I see you have the WM-40.. Boy that sub brings back memories. cool.gif
post #3 of 27
Quote:
Originally Posted by Jimmy Bobarino View Post

Is it possible that a single RW-12D or similar could give me all the volume and extension I would need in a room of this size?

5000 ft^3 is a very large space, and I don't see a single RW-12D being able to fill it. A pair perhaps, but a single would more than likely be overwhelmed.
post #4 of 27
Thread Starter 
This is what I would assume as well, but I feel like I'm running my subs a little hot now and I don't feel like they are straining at all to fill the area. The only thing I feel like I'm missing at this point is lower extension for movies. The only thing I can figure is that I'm not pushing everything to reference levels.

I guess I should consider myself lucky, as I feel like I could drop in one sub with lower extension and be set.

I just feel like I'm missing something when I see post with people running multiple PSA subs and the such. I just can't fathom needing that much sub to get a fairly flat response. Although I suppose things get a little different below 30hz.
post #5 of 27
If your not using your subs much for movies, most music has very little content below 30Hz. Unless you listen to drums & bass or pipe organs as those can sometimes reach below 20Hz.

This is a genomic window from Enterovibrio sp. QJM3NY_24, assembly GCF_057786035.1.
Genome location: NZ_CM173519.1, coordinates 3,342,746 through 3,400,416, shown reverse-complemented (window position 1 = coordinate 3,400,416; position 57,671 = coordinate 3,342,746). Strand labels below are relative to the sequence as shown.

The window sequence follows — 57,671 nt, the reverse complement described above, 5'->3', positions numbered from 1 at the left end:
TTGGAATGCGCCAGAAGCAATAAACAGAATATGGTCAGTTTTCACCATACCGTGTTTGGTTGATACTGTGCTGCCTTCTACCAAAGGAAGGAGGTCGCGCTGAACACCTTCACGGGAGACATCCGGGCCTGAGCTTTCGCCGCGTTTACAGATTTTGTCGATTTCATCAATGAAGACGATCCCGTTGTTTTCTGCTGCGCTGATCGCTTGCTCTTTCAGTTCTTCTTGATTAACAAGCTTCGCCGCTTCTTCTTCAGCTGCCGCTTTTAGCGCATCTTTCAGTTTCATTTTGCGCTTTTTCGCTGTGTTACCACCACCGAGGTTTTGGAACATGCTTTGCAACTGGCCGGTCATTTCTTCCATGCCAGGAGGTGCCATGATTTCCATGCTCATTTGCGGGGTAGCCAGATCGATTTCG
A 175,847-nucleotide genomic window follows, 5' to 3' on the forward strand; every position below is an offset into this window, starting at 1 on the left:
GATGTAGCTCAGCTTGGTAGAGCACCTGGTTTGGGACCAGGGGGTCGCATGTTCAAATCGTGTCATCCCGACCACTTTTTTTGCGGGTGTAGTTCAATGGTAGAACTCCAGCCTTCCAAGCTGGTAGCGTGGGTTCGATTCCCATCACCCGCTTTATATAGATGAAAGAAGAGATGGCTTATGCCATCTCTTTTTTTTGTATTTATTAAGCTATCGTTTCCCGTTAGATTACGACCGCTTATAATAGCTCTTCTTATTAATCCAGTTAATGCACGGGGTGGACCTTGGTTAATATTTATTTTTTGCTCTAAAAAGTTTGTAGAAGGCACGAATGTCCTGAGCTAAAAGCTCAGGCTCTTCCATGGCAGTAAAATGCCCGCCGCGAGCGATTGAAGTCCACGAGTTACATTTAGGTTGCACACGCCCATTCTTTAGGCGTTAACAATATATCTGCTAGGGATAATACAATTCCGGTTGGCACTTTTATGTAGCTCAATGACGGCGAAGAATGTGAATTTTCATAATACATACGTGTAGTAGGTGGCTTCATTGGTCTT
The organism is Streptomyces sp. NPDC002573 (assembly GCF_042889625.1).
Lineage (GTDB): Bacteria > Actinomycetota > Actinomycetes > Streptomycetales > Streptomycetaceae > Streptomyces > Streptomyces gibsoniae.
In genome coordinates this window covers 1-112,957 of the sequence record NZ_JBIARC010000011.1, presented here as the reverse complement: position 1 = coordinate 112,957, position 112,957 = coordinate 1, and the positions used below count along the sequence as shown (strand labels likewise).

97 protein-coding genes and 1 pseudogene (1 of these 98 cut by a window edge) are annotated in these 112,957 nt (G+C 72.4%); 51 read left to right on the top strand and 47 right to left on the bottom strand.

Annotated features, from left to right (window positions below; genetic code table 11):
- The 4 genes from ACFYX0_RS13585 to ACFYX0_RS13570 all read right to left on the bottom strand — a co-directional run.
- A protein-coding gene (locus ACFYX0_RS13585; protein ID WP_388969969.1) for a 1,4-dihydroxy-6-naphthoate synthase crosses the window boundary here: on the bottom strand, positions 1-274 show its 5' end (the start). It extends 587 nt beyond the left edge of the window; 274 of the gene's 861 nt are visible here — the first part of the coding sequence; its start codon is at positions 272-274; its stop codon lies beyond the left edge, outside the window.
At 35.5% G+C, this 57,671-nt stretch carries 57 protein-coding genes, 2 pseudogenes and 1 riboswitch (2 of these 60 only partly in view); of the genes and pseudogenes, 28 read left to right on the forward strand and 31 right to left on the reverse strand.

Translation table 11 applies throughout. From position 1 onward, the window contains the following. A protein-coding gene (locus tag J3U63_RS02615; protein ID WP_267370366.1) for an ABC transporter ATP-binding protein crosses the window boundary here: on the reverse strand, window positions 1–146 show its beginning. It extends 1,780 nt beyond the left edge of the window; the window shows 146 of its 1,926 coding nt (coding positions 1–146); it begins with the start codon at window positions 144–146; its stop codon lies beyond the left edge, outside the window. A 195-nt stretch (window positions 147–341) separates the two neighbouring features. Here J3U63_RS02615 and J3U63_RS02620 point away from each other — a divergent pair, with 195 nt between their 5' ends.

post #6 of 27
If you are happy with what you have then that is all that matters. Good enough is subjective. TV and music don't have much in terms of LF, but it is there. Movies on physical media is where most of the ULF frequencies are. I think this is a case of ignorance is bliss. If you've never experienced a system capable of producing those frequencies with authority and clarity you'll be perfectly happy with what you have now. That is all perfectly fine. A single RW-12D should outperform your two 8" subs collocated, but is the expense worth the performance gain is, again, subjective. If that's your budget then it is what it is. You can always, use the 8" subs to smooth out the frequency response even further.

Will a single RW-12D provide the extension YOU need? Only you can answer that. Unfortunately that's probably not the definitive answer you wanted, but like I said, all that is subjective. For example, my cousin and brother are both happy and amazed with their 100W 8" subs in 15K+ ft^3 rooms. Me, I have two 18", a 15" and two 11" subs with over 20KW in a sealed ~2300 ft^3 room. I plan on replacing the two 11" subs for four more 15" subs to get more <20Hz performance. That being said, the other poster is correct, 5000ft^3 is an enormous room to fill for a 12" sub at any price let alone one from the lower echelons of the subwoofer world. Then again, it sounds like your needs are much more modest based on what you stated.